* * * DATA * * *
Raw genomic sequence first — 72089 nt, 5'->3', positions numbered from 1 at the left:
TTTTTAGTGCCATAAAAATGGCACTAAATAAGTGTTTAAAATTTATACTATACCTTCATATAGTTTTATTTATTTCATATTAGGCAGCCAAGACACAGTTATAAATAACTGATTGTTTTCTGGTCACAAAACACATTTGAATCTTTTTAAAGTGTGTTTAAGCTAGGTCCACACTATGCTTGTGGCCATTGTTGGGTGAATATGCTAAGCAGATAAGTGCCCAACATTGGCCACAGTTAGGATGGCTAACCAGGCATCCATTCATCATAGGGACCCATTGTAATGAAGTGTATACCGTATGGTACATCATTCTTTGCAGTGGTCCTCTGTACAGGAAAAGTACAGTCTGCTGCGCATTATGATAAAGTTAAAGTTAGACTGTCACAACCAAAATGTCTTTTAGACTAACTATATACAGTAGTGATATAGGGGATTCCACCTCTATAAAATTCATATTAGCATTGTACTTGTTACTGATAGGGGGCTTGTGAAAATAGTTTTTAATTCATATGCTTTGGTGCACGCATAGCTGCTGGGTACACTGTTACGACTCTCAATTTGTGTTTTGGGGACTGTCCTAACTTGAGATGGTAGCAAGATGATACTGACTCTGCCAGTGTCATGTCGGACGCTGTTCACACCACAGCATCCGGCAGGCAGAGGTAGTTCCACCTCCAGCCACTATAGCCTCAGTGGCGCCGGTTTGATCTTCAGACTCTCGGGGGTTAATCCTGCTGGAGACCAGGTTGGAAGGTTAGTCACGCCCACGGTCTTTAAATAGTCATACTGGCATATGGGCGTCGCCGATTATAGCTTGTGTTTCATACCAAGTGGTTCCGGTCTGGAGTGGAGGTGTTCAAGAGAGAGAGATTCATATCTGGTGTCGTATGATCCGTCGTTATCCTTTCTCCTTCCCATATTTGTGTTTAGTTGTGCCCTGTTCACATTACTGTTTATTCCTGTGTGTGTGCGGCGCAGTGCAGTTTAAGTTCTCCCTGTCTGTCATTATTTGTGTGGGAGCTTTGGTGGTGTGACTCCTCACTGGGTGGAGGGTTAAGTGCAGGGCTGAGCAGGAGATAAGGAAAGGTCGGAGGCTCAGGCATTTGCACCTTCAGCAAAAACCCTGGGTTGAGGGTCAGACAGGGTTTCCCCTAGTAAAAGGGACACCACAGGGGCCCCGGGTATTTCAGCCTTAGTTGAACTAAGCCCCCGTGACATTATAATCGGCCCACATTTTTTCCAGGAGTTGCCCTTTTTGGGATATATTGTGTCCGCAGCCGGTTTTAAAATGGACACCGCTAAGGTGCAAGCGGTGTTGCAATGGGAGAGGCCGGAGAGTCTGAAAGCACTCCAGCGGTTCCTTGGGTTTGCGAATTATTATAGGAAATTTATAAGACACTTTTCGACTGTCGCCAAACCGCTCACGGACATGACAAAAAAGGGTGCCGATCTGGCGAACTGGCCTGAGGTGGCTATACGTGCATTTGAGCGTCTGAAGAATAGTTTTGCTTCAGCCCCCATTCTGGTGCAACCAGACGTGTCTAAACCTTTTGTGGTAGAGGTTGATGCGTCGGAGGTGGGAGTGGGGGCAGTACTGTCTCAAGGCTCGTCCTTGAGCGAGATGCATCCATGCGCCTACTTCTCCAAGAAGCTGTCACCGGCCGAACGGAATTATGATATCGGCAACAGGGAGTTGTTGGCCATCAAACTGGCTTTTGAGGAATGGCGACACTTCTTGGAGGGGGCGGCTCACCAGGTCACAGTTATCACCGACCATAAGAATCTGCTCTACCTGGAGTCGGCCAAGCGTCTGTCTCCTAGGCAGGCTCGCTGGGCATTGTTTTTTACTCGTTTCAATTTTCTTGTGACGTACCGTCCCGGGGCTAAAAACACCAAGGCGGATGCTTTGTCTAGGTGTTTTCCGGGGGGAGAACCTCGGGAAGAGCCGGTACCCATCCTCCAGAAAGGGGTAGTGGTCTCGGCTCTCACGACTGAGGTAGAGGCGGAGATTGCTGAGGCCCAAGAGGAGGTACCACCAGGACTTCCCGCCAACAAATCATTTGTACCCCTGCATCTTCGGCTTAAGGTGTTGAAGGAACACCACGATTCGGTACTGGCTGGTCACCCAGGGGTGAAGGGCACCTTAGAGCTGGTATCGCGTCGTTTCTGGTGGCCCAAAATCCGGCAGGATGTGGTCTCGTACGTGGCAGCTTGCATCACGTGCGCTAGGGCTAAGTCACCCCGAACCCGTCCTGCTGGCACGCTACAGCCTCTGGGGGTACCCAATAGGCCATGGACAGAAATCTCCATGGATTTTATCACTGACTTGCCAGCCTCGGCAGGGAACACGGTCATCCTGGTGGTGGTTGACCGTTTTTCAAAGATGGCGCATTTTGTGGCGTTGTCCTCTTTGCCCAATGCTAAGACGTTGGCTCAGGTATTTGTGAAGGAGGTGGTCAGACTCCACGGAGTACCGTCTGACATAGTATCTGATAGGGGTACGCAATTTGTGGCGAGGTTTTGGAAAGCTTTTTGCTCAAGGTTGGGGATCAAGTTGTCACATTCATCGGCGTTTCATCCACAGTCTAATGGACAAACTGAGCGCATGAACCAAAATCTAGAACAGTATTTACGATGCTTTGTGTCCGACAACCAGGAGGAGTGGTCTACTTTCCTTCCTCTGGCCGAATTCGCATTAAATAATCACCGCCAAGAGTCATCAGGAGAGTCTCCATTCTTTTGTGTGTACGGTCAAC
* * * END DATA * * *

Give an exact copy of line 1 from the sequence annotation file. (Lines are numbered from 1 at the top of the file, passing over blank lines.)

Raw genomic sequence first — 72089 nt, 5'->3', positions numbered from 1 at the left: